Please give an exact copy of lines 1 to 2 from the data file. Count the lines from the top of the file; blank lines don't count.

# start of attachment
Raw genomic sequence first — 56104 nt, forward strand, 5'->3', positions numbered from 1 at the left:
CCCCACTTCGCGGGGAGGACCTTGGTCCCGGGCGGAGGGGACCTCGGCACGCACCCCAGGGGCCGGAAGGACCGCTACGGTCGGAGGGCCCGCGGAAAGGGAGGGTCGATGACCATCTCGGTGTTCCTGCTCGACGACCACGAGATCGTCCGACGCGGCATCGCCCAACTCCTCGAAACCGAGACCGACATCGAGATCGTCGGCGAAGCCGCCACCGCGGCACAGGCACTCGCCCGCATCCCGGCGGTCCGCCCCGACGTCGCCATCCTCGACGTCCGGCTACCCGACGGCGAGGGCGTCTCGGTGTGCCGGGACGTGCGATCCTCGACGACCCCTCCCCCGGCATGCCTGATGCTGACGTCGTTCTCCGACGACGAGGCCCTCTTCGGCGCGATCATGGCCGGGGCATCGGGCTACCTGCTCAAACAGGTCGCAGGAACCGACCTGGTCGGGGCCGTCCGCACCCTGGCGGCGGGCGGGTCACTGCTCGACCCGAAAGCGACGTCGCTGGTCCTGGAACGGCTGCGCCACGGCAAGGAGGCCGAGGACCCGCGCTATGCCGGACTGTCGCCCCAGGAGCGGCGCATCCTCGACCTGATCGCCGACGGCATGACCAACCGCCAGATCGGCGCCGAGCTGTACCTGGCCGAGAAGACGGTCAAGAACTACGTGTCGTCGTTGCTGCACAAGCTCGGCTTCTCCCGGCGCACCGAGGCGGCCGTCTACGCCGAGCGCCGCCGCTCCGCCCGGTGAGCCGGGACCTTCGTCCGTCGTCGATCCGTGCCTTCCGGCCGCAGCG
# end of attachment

Raw genomic sequence first — 56104 nt, forward strand, 5'->3', positions numbered from 1 at the left:
CCCCACTTCGCGGGGAGGACCTTGGTCCCGGGCGGAGGGGACCTCGGCACGCACCCCAGGGGCCGGAAGGACCGCTACGGTCGGAGGGCCCGCGGAAAGGGAGGGTCGATGACCATCTCGGTGTTCCTGCTCGACGACCACGAGATCGTCCGACGCGGCATCGCCCAACTCCTCGAAACCGAGACCGACATCGAGATCGTCGGCGAAGCCGCCACCGCGGCACAGGCACTCGCCCGCATCCCGGCGGTCCGCCCCGACGTCGCCATCCTCGACGTCCGGCTACCCGACGGCGAGGGCGTCTCGGTGTGCCGGGACGTGCGATCCTCGACGACCCCTCCCCCGGCATGCCTGATGCTGACGTCGTTCTCCGACGACGAGGCCCTCTTCGGCGCGATCATGGCCGGGGCATCGGGCTACCTGCTCAAACAGGTCGCAGGAACCGACCTGGTCGGGGCCGTCCGCACCCTGGCGGCGGGCGGGTCACTGCTCGACCCGAAAGCGACGTCGCTGGTCCTGGAACGGCTGCGCCACGGCAAGGAGGCCGAGGACCCGCGCTATGCCGGACTGTCGCCCCAGGAGCGGCGCATCCTCGACCTGATCGCCGACGGCATGACCAACCGCCAGATCGGCGCCGAGCTGTACCTGGCCGAGAAGACGGTCAAGAACTACGTGTCGTCGTTGCTGCACAAGCTCGGCTTCTCCCGGCGCACCGAGGCGGCCGTCTACGCCGAGCGCCGCCGCTCCGCCCGGTGAGCCGGGACCTTCGTCCGTCGTCGATCCGTGCCTTCCGGCCGCAGCG